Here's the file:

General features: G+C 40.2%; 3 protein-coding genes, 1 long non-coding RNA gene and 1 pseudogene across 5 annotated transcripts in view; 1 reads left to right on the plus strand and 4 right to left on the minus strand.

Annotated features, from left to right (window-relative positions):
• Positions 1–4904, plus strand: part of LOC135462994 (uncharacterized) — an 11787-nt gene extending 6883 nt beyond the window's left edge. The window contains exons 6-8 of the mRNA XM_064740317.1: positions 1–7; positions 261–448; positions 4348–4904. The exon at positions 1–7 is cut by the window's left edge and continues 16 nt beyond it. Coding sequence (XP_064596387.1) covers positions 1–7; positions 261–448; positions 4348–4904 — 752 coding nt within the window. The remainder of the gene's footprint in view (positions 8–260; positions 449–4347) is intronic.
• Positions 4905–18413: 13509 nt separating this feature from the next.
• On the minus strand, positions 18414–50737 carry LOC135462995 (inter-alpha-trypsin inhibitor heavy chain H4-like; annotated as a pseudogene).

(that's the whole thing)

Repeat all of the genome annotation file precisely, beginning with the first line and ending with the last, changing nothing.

General features: G+C 40.2%; 3 protein-coding genes, 1 long non-coding RNA gene and 1 pseudogene across 5 annotated transcripts in view; 1 reads left to right on the plus strand and 4 right to left on the minus strand.

Annotated features, from left to right (window-relative positions):
• Positions 1–4904, plus strand: part of LOC135462994 (uncharacterized) — an 11787-nt gene extending 6883 nt beyond the window's left edge. The window contains exons 6-8 of the mRNA XM_064740317.1: positions 1–7; positions 261–448; positions 4348–4904. The exon at positions 1–7 is cut by the window's left edge and continues 16 nt beyond it. Coding sequence (XP_064596387.1) covers positions 1–7; positions 261–448; positions 4348–4904 — 752 coding nt within the window. The remainder of the gene's footprint in view (positions 8–260; positions 449–4347) is intronic.
• Positions 4905–18413: 13509 nt separating this feature from the next.
• On the minus strand, positions 18414–50737 carry LOC135462995 (inter-alpha-trypsin inhibitor heavy chain H4-like; annotated as a pseudogene).